This period of change and challenge has taught us all how important it is to connect with customers on multiple platgforms, and if you’ve been paying attention, you may have noticed a new term gaining buzz in business and marketing circles: Omnichannels.
Like everyone else, you were probably left scratching your head and wondering what these channels are. More importantly, you’re wondering why your business needs them.
A Foreign Language
The idea of OMNI channels has evolved out of “multi-channel” business methods. One of the most famous examples is multi-channel marketing, in which a business markets across multiple channels simultaneously. There may be print ads in magazines and newspapers, TV ads, radio spots, digital ads, and social media marketing involved, as well as in-store advertising.
When it comes to customer service, “multi-channel” often encompasses the same channels (in-store, online, social media, and so on).
With a multi-channel approach, you could pick and choose which channels you were present on. Omnichannels are different.
The key difference is in the prefix. “Multi” is short for multiple, which stems from the Latin for “many” or “much.” In essence, it refers to being present on several different channels. The prefix “omni” comes from Latin too. “Omnis” means “every” or “all.” If you have a multi-channel approach, you’re on several channels. If you adopt an Omnichannel approach, you’re on all channels.
Do You Need to Be Omnipresent?
If you’re using Omnichannels, you might consider yourself “omnipresent”—everywhere at once. You might be active on several social media platforms, using web chat on your website in addition to FAQs, and operating phone lines and in-store customer service. You may also offer email, text message, and old-fashioned snail mail.
The question most people have is whether or not they really need to be on all different channels. Isn’t a multi-channel approach good enough? If you’re on Instagram, do you really need to offer customer support through Snapchat too?
The answer is increasingly becoming “yes.” As your customer base diversifies, you need to be where they are. More often than not, your customers are scattered across a number of different contact channels. Some people will prefer to pop into the store to ask a question, while others will email you. Still others will contact you on social media.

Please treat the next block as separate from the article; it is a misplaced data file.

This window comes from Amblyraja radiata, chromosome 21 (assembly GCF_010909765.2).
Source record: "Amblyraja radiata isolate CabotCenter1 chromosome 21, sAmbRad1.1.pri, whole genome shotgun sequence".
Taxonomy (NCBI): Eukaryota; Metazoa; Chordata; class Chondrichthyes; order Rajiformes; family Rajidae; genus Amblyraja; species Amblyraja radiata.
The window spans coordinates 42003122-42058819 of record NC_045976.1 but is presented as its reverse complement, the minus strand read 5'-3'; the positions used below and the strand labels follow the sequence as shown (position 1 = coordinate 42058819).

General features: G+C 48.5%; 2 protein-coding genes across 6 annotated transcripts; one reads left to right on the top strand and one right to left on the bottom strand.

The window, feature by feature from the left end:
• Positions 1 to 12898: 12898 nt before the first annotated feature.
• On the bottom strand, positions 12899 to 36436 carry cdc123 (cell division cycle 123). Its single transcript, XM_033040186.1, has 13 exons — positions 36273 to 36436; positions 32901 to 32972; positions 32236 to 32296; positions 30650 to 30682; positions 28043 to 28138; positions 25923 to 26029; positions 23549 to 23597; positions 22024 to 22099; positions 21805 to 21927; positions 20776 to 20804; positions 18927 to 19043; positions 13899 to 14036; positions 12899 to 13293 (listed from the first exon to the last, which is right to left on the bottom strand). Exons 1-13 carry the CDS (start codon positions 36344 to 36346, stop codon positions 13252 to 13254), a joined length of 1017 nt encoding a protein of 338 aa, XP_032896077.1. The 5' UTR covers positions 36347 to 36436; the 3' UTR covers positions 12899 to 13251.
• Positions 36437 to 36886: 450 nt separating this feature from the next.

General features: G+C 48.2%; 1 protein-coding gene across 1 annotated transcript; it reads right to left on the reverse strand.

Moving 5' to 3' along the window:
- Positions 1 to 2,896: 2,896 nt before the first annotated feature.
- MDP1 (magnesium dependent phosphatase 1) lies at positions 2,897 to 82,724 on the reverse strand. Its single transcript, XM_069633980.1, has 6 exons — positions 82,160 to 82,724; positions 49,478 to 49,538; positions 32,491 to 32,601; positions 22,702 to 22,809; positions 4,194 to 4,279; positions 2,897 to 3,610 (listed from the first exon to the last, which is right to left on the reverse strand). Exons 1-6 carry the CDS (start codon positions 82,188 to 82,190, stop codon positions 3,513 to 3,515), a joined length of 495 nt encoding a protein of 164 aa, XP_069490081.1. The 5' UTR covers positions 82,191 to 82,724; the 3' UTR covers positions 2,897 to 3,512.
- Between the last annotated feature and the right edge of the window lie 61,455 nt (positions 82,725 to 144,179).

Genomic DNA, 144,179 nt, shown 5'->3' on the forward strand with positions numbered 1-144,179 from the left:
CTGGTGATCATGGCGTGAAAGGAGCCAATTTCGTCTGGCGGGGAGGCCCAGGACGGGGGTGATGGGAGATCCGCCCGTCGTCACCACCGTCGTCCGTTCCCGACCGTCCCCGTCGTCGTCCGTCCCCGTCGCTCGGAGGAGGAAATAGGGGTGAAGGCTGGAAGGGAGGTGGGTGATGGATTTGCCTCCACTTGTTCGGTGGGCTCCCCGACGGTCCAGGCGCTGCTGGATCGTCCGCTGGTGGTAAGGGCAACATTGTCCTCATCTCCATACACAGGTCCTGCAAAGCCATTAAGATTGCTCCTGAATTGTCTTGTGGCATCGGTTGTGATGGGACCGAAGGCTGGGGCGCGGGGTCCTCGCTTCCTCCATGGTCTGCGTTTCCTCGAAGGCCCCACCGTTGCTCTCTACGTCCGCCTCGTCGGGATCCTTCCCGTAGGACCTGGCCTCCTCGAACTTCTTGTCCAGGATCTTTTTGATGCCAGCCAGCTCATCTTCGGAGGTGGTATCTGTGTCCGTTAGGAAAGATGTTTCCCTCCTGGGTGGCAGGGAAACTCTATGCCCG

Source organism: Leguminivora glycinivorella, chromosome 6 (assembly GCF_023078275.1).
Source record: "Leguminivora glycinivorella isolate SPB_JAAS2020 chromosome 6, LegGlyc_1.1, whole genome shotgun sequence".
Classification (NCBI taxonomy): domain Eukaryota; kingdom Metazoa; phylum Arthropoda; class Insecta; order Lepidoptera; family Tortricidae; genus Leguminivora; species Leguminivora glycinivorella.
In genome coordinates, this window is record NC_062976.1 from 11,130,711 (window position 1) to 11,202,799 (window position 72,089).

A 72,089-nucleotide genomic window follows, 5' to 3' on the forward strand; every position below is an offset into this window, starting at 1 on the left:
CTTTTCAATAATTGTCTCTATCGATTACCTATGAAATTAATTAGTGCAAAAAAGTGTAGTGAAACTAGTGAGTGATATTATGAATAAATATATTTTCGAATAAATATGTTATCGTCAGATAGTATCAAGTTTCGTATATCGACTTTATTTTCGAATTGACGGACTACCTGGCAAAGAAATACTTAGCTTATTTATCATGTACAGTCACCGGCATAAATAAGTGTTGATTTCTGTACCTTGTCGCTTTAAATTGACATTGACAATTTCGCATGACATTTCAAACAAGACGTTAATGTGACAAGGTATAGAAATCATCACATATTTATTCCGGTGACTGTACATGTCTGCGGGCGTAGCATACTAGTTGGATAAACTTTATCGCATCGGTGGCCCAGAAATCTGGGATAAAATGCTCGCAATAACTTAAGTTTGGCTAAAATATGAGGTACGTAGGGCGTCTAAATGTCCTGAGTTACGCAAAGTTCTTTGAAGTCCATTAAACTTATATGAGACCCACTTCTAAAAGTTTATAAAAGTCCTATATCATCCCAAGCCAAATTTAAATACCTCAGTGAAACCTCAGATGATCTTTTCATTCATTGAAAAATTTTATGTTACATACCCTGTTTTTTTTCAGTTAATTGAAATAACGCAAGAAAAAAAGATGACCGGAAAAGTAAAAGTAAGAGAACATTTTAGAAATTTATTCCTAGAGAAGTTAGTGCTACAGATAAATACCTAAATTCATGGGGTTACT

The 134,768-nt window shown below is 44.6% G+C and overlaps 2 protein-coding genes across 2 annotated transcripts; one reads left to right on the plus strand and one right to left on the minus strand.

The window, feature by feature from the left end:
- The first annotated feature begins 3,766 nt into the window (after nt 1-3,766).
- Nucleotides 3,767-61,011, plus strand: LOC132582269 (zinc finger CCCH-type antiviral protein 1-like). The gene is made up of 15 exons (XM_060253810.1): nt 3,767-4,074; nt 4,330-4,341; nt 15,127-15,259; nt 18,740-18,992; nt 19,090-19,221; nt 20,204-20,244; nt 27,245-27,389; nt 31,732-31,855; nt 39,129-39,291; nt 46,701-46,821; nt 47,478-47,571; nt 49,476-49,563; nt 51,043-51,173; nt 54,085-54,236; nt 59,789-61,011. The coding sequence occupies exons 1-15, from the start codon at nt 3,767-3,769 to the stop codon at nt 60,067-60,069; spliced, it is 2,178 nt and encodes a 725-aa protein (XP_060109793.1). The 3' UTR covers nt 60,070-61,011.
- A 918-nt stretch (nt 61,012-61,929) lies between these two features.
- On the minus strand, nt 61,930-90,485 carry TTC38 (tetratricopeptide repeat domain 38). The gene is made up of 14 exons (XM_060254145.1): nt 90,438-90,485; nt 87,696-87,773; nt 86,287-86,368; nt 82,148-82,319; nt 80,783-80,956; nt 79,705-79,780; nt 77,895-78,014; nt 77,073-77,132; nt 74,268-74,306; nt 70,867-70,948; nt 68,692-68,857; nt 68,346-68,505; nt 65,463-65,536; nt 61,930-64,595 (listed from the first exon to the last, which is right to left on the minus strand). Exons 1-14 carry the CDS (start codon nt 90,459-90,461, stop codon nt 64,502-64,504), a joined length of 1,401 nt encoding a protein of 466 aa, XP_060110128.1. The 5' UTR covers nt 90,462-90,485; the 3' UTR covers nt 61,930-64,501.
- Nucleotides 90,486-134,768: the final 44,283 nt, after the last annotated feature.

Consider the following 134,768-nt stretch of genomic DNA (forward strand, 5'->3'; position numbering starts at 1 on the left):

In fact, most people will likely use a multi-channel approach to contact you throughout their time as your customers!
Where Multi-Channel Fails
You may not be convinced you need Omnichannels. You’re not sure you need to be on every single platform your customers might use to contact you. A multi-channel approach seems good enough for many business owners and corporate executives.
Yet the multi-channel approach has its shortcomings, which is partly where Omnichannels are gaining steam.
Perhaps the biggest difference between the two approaches is the idea of a unified strategy. Multi-channel admits you need to be present on different channels, but it doesn’t promote the idea of a unified strategy across all channels. Instead, it emphasizes the uniqueness of each channel and encourages you to take a different approach to different channels. Multi-channel becomes multi-strategy.
Omnichannels, by contrast, stress the importance of one consistent, unified strategy for providing superior customer service across all channels.
Creating Expectations (and Delivering)
Omnichannels are all about creating expectations for your customer base. Whether they interact with you via Twitter or in person, they know they’re going to get the same high-quality service.
Omnichannels, then, allow you to deliver that experience across all different channels to uphold those expectations. You may even exceed some customers’ expectations, particularly for channels where customer service standards aren’t usually great.
In a world where delivering great customer service is one of the only things a company can do to differentiate itself, Omnichannels are indispensable.